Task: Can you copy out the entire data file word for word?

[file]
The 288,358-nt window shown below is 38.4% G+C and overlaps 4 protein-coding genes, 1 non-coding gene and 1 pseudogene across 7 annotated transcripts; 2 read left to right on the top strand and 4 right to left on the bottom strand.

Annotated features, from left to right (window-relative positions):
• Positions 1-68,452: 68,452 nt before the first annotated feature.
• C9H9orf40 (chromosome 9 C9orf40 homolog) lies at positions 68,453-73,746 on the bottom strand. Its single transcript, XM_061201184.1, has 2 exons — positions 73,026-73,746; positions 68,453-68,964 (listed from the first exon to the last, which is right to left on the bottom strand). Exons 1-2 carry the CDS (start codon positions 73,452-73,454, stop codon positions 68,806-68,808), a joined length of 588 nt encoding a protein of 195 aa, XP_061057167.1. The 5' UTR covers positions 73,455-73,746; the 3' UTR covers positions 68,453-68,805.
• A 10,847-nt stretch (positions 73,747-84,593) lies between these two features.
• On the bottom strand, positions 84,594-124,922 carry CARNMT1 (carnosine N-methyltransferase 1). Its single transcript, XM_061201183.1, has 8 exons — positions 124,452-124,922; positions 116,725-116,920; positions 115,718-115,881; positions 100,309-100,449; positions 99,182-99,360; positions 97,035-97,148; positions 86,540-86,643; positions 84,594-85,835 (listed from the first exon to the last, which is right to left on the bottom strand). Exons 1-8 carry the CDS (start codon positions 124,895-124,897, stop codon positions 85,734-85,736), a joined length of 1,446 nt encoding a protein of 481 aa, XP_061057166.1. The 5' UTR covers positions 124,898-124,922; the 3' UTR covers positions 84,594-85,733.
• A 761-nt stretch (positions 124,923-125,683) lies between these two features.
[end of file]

The 288,358-nt window shown below is 38.4% G+C and overlaps 4 protein-coding genes, 1 non-coding gene and 1 pseudogene across 7 annotated transcripts; 2 read left to right on the top strand and 4 right to left on the bottom strand.

Annotated features, from left to right (window-relative positions):
• Positions 1-68,452: 68,452 nt before the first annotated feature.
• C9H9orf40 (chromosome 9 C9orf40 homolog) lies at positions 68,453-73,746 on the bottom strand. Its single transcript, XM_061201184.1, has 2 exons — positions 73,026-73,746; positions 68,453-68,964 (listed from the first exon to the last, which is right to left on the bottom strand). Exons 1-2 carry the CDS (start codon positions 73,452-73,454, stop codon positions 68,806-68,808), a joined length of 588 nt encoding a protein of 195 aa, XP_061057167.1. The 5' UTR covers positions 73,455-73,746; the 3' UTR covers positions 68,453-68,805.
• A 10,847-nt stretch (positions 73,747-84,593) lies between these two features.
• On the bottom strand, positions 84,594-124,922 carry CARNMT1 (carnosine N-methyltransferase 1). Its single transcript, XM_061201183.1, has 8 exons — positions 124,452-124,922; positions 116,725-116,920; positions 115,718-115,881; positions 100,309-100,449; positions 99,182-99,360; positions 97,035-97,148; positions 86,540-86,643; positions 84,594-85,835 (listed from the first exon to the last, which is right to left on the bottom strand). Exons 1-8 carry the CDS (start codon positions 124,895-124,897, stop codon positions 85,734-85,736), a joined length of 1,446 nt encoding a protein of 481 aa, XP_061057166.1. The 5' UTR covers positions 124,898-124,922; the 3' UTR covers positions 84,594-85,733.
• A 761-nt stretch (positions 124,923-125,683) lies between these two features.